Work has continued on Gamage's Doll Shop and I have been busy making up these doll size kits by Jane Harrop. They are in fact 1/24th and 1/48th scale kits, which are the perfect size for 1/12th scale childrens' toys.
I have painted them in a mixture of vintage colours and now have the tiny beds to dress.
I have also lined the counter and shelf unit with matching wallpaper. I didn't use the insets that came with the kits as they were not a matching shade and I wanted the furniture to blend into the room as there will be so much going on with all the dolls. I have also put up a few wall shelves using some fretwork I discovered in my stash.
I have quite a few shops in my collection and one of the problems I have come across is creating the necessary signs and lettering. This led me to investigate all sorts of methods involving transferring images. I collected a lot of tutorials that can be found on my Pinterest board and have tried many of them but found I couldn't really get the colouring of depth quite right.
I then began looking at work by various artisans and realised that not only were their methods much crisper than mine they also seemed able to image transfer quite complicated custom patterns and designs.
This led me to discover de-cals and even better than de-cals to buy, de-cal paper for ink jet printers. I found a site called Crafty Computer Paper that sold ten sheets for £6.99, which is not cheap but seemed to be the right product. The lovely Julie of Little Bits and Pieces very kindly confirmed that this was the de-cal paper she used on her furniture so I bought a pack of white and a pack of clear.
The instructions are incredibly straight forward and I have been playing this week.
I have produced both signage and images to decorate the tiny furniture and am so impressed with the results. Try not to spray your sheets and then leave them on the floor to dry when you have dogs with muddy paws though!!
As the paper works out at 69p a sheet I did my best to fill a whole page to its limit by adjusting all the margin widths. I also ran a test page to make sure all my lettering was the right sizes before finally using the de-cal paper. You also have to seal your images with an acrylic spray to make sure the ink doesn't run when you dunk your images in water. I bought the Keen Spray from the same site as I am a lazy shopper but I am sure there are lots of other products that would do the same job.
Adding the images to the furniture was a piece of cake although I did leave my sheets to dry overnight just to make sure they dried thoroughly. I also have to admit to a complete mess up with my first attempt.
There are two types of paper, clear and white, the clear paper is what you need for lettering as the de-cal once removed from its backing is....clear. Whereas the white paper is designed for full images like pictures because when the decal is removed from its backing any blank spaces will show through....white.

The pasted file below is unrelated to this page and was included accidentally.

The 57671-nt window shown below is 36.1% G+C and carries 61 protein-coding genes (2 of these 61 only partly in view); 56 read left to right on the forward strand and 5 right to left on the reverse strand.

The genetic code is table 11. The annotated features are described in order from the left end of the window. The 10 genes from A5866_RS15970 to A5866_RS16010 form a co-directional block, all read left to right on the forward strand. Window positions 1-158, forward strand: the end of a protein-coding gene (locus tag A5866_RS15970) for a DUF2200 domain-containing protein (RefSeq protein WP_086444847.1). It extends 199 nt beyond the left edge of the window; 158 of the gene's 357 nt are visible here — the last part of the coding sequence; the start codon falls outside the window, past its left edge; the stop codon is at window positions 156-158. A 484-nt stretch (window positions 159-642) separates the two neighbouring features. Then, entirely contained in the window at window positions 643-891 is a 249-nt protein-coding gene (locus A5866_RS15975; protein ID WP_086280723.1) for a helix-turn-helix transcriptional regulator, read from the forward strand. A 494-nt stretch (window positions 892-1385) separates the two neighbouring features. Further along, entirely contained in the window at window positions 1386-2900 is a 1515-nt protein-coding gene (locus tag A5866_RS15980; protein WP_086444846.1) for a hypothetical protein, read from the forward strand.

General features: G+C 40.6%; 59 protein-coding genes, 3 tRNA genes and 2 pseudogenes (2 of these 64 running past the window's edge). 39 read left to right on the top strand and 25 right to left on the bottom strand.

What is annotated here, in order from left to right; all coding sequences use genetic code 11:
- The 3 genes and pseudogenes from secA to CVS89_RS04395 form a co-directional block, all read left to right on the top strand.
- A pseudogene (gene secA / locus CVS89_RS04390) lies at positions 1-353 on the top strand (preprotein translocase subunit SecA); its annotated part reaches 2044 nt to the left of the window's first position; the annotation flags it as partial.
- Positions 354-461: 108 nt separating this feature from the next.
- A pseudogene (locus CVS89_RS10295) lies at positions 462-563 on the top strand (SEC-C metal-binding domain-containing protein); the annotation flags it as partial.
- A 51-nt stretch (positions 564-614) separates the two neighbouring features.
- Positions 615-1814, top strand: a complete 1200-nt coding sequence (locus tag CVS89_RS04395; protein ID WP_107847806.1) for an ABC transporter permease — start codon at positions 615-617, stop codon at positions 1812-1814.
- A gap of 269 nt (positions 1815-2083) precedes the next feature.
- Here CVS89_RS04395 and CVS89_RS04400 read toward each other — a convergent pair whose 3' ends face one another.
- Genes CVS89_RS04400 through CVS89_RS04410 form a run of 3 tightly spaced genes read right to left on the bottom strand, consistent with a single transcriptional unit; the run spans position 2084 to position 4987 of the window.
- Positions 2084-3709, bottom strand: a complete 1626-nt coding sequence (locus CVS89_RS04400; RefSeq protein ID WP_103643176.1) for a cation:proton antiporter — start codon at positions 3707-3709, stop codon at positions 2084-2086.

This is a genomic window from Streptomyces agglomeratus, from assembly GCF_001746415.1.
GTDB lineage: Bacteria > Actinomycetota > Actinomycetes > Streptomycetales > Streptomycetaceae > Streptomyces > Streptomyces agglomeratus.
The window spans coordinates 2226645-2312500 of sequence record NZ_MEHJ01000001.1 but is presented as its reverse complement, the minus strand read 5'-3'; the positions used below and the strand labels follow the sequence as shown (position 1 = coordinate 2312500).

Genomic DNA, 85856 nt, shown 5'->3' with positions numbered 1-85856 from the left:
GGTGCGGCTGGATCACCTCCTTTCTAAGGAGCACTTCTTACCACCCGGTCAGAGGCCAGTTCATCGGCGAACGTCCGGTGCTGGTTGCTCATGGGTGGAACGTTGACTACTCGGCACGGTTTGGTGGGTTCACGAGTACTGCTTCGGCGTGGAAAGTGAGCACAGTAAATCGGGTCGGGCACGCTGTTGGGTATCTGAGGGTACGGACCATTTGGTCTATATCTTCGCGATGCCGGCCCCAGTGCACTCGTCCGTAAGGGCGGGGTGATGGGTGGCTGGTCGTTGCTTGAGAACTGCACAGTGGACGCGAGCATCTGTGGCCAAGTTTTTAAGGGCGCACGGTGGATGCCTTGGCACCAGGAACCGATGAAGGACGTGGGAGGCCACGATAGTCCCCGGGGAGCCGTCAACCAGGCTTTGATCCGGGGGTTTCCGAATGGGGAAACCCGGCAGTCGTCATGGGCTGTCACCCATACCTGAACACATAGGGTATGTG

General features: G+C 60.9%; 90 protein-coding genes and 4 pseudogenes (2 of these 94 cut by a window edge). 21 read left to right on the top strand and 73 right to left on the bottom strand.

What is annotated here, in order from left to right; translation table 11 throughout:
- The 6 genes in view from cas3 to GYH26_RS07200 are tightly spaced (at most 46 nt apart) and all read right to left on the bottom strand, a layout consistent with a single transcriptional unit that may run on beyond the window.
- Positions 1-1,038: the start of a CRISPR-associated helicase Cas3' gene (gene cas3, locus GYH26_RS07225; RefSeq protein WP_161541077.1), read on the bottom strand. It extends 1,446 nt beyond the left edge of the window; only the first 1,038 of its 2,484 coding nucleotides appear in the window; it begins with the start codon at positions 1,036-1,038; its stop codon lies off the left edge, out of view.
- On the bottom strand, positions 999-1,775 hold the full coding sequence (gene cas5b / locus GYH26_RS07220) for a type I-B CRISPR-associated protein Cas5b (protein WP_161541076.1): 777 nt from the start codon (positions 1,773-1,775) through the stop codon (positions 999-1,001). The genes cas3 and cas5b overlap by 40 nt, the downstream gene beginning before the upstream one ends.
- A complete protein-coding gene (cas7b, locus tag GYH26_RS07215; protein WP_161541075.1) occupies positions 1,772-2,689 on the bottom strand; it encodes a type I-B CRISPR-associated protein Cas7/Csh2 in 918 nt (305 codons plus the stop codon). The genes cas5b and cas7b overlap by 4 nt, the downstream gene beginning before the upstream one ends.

I of course used white on my first print out which meant all of the lettering couldn't be used and some of the images were impossible to cut out intricately enough to avoid the white edges showing.
So, second attempt and a day later I have been able to test out the clear sheets for the lettering. This phrase was painted over the door of the original Gamage's department store so it had to find a place in my shop.
This is the lower section of the large shop unit and this decal has been applied to the back wall. You do not have to glue them on, they slide off the backing, once soaked in water for about 20 seconds. and then all you have to do is place them where you want.
Once I was in the swing I began applying them to the front of the shop.
I have used as many details as I could find linking back to this favourite childhood shop.
Lastly I applied the name which was the biggest of the de-cal strips and breathed a sigh of relief as it went on perfectly. Phew!! To make sure the de-cal doesn't stick too quickly and to allow you to adjust its position it is recommended that you wet the surface of the object you want the de-cal to stick to. This means it will slide into place and can be moved around with ease.
Easy peasey, lemon squeezey!!
You do of course get a slightly glossy finish from the de-cal and if you look very carefully there is a very fine line around the lettering which is why it is important to cut as close as possible to the lettering or image. I will add an extra coat of varnish once the shop is finished anyway for extra protection so this doesn't cause too much of a problem. I might even go for a satin finish to see if this dulls down the gloss.
I would definitely recommend this product it is a super way to personalise our miniature scenes. I understand that this de-cal technique has been used for years by train and model enthusiasts and of course you can buy tons of water slide nail decals on Ebay already printed and ready to use.
The best thing about this paper though is that it allows for the printing of whatever design you choose which is perfect for miniature shops.